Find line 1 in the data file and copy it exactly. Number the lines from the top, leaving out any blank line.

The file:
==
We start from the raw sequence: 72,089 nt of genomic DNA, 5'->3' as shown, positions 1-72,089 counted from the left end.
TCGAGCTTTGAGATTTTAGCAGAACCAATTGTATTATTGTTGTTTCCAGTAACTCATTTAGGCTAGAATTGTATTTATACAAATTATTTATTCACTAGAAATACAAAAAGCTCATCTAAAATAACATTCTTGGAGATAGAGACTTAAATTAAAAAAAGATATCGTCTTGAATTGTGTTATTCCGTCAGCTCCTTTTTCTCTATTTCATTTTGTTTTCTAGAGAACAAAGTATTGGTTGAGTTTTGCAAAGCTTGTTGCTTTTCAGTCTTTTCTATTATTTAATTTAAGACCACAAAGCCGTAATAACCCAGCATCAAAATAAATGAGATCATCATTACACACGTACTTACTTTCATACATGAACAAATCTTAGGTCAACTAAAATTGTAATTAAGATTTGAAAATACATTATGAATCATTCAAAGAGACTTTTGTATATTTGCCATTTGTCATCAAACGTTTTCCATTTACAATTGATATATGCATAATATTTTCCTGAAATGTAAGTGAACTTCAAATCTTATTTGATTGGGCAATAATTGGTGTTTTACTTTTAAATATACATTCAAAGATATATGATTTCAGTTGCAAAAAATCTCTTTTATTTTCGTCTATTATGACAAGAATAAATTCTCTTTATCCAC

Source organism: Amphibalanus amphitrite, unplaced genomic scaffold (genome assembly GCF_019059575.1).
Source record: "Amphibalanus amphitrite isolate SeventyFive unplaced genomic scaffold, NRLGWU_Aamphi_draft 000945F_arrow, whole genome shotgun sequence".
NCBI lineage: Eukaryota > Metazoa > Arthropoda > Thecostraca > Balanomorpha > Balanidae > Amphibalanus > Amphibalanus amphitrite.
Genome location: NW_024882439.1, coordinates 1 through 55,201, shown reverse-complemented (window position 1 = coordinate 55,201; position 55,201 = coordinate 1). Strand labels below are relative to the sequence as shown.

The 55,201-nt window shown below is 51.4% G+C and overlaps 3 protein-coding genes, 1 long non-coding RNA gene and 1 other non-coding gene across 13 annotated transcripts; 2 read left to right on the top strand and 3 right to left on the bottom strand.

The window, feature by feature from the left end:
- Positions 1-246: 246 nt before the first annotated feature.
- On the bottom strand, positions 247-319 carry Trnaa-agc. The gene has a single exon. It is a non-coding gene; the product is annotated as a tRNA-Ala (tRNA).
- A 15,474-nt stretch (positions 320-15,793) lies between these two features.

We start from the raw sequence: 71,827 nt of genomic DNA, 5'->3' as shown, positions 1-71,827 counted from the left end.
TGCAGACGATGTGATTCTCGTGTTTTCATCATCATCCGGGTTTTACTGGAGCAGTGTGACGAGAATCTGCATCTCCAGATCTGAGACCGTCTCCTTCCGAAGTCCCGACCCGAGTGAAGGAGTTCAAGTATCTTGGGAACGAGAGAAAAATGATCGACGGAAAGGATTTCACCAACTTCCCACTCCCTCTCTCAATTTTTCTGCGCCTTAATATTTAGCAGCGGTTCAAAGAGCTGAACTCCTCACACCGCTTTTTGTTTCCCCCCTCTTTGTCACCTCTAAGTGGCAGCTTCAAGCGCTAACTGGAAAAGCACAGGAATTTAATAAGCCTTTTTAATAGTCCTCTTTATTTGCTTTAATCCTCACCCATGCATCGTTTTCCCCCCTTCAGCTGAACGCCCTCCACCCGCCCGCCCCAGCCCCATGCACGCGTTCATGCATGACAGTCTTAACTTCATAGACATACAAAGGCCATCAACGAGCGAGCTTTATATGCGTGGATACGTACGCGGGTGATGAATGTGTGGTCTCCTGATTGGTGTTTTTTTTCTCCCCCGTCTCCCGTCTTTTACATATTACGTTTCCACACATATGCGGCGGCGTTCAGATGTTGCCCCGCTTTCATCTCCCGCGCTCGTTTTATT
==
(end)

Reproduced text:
We start from the raw sequence: 72,089 nt of genomic DNA, 5'->3' as shown, positions 1-72,089 counted from the left end.